Rolen played 2,038 career Games, collected 2,077 Hits, 517 Doubles, 43 Triples, 316 Home Runs, 1,287 RBI, scored 1,211 Runs, 118 Stolen Bases, 899 Walks, 1,410 Strikeouts, .281 BA, .364 OBP, .490 SLG, .855 OPS, and 122 OPS+. He was elite with the glove. At Third, he played 17,479.1 Innings, had 5,745 Chances, made 1,478 Putouts, 4,081 Assists, committed 186 Errors, turned 355 Double Played, with a .968 FLD%, 2.86 RF9, 2.75 RFG, and 140 Rtot. Rolen was a seven time All Star, won eight Gold Gloves, a Silver Slugger, and the 2006 World Series with the Cardinals. Despite his great play, his departures from Philadelphia and St. Louis came after run-ins with managers Larry Bowa and Tony LaRussa

Scott Rolen is among the greatest defensive Third Basemen ever and he was solid at the plate. (Dubois County Herald)

The best season of Rolen’s career was 2004 with the Cardinals. He played 142 Games, collected 157 Hits, 32 Doubles, 4 Triples, 34 Home Runs, 124 RBI, scored 109 Runs, 4 Stolen Bases, 72 Walks, 92 Strikeouts, .314 BA, .409 OBP, .598 SLG, 1.007 OPS, and 158 OPS+. He was an All Star for the third time and won his sixth Gold Glove. Rolen finished fourth for the National League MVP. While he did not lead the league in any statistical category, it was another solid season in Rolen’s consistent career. 

Indiana continues to build a proud baseball history. The Hoosier State is well represented in Cooperstown with 10 Hall of Famers: Mordecai “Three Finger” Brown, Max Carey, Oscar Charleston, Ford Frick (Commissioner), Billy Herman, Chuck Klein, Sam Rice, Edd Roush, Amos Rusie, and Sam Thompson. Rolen should soon join this elite group. Next week the United States of Baseball moves to the final member of the former Three I League. The Hawkeye State, Iowa. 

DJ

United States of Baseball- Illinois

The Land of Lincoln is one of the most fertile states for producing Major League players. Illinois has sent 1,069 players to MLB. There are great players born in Illinois. Robin Roberts is the greatest pitcher born in Illinois. His 86.05 career WAR ranks him the 14th among all state and territory leaders. Rickey Henderson is the greatest position player born in Illinois. His 111.20 WAR ranks him 8th among state and territory leaders. Combined Roberts and Henderson give Illinois 197.25 WAR, ranking the Land of Lincoln 11th among all states and territories.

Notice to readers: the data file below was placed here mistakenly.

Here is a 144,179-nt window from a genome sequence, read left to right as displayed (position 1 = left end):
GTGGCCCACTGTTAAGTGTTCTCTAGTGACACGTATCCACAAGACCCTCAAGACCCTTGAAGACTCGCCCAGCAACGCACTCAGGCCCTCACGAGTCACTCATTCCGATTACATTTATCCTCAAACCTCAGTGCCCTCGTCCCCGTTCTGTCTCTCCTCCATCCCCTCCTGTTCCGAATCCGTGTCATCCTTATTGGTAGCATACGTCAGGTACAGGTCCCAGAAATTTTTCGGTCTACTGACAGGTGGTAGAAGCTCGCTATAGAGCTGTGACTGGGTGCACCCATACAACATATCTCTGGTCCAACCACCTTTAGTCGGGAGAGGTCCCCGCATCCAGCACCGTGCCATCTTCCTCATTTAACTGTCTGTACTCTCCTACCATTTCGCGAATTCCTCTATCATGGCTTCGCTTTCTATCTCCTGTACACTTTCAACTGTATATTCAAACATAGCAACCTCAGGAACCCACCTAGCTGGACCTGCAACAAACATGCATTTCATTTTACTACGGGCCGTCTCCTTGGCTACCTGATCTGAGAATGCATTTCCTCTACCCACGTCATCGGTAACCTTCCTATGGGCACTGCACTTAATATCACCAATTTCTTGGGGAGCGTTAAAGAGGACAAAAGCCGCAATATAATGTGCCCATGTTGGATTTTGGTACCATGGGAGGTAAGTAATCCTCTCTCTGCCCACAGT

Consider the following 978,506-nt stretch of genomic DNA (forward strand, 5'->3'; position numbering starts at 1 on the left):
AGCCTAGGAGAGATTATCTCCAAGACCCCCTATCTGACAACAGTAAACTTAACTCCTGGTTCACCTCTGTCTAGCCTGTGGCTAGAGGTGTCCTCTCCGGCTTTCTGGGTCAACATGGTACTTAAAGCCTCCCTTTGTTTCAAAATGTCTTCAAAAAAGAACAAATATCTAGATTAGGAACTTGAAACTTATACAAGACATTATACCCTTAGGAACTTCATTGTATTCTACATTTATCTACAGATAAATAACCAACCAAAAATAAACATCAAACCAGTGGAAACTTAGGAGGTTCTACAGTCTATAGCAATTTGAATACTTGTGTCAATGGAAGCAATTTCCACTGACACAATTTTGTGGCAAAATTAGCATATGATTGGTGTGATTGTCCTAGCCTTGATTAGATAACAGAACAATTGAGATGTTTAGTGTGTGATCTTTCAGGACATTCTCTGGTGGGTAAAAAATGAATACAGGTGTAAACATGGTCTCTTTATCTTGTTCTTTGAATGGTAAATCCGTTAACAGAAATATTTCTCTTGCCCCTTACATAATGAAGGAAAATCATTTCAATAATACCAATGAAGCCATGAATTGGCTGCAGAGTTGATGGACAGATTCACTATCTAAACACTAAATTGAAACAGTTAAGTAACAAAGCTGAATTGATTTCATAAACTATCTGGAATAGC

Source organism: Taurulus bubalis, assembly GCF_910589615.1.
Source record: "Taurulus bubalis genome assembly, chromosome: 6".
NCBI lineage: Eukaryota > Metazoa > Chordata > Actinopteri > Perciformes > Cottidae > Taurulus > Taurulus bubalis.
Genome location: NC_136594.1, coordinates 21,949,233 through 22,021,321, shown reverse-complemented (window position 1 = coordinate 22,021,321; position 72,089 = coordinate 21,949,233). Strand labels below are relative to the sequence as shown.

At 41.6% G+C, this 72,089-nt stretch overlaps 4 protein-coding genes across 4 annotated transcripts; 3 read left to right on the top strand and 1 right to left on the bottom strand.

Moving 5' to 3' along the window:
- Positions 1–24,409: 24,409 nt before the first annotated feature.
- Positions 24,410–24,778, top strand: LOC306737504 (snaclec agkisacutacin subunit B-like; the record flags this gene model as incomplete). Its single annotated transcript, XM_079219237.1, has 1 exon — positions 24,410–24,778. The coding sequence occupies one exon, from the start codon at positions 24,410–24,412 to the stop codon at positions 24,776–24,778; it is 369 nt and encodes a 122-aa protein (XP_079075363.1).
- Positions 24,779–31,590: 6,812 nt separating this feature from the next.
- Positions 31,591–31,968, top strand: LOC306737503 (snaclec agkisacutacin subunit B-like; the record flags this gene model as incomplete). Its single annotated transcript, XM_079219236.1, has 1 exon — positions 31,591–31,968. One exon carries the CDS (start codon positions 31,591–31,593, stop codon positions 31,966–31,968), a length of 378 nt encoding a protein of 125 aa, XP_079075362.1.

Robin Roberts was born in Springfield. The Right Handed Pitcher spent 19 seasons in the Majors, pitching for four teams: Philadelphia Phillies (1948-1961), Baltimore Orioles (1962-1965), Houston Astros (1965-1966), and Chicago Cubs (1966). Roberts was dominant during his time in Philadelphia and continued pitching for several more seasons as a crafty veteran. In his career, Roberts appeared in 676 Games, made 609 Starts, threw 305 Complete Games, including 45 Shutouts, pitched 4,688.2 Innings, allowed 4,582 Hits, 1,962 Runs, 1,774 Earned Runs, 505 Home Runs, 902 Walks, 2,357 Strikeouts, posted a 286-245 record, 3.41 ERA, 1.170 WHIP, and 113 ERA+. Roberts was an All Star in seven consecutive seasons, 1950-1956. He finished in the top seven for the National League MVP in five of the seven All Star seasons. Roberts was the only pitcher to win against the Braves in their three home cities: Boston, Milwaukee, and Atlanta. He was elected to the Hall of Fame in 1976. 

Robin Roberts’ easy motion hide the fierce competitor on the mound. (www.mlb.com)

There are plenty of great seasons in Robin Roberts career, but 1952 was the most consequential. Pitching for the Phillies, Roberts appeared in 39 Games, made 37 Starts, threw 30 Complete Games, including 3 Shutouts, pitched 330 Innings, allowed 292 Hits, 104 Runs, 95 Earned Runs, 22 Home Runs, 45 Walks, 148 Strikeouts, posted a 28-7 record, 2.59 ERA, 1.021 WHIP, and 141 ERA+. He led the National League in Wins, Games Started, Complete Games, Innings Pitched, and Hits allowed. Roberts won 20 of last 22 Starts and 17 of his last 18. He also began a streak of 28 straight Complete Games from July 20, 1952 to June 14, 1953. Roberts was named an All Star and finished a close second to Hank Sauer for National League MVP. Commissioner Ford Frick later told Roberts he wanted to create an award, the Cy Young award, to honor pitchers, in part due to Roberts’ 1952 MVP snub. 

Robin Roberts was a terrific player on the field and served as the Phillies player representative during negotiations with the owners. He fought for higher pay, better pensions, and benefits. Roberts later served at the head of the National League players representatives. He, along with fellow future Hall of Famer Jim Bunning, approached Marvin Miller about serving as the first Executive Director of the Players Association. They knew the players needed a full time advocate. This choice of Miller led to greater benefits, free agency, and higher salaries, among other areas of progress for the players.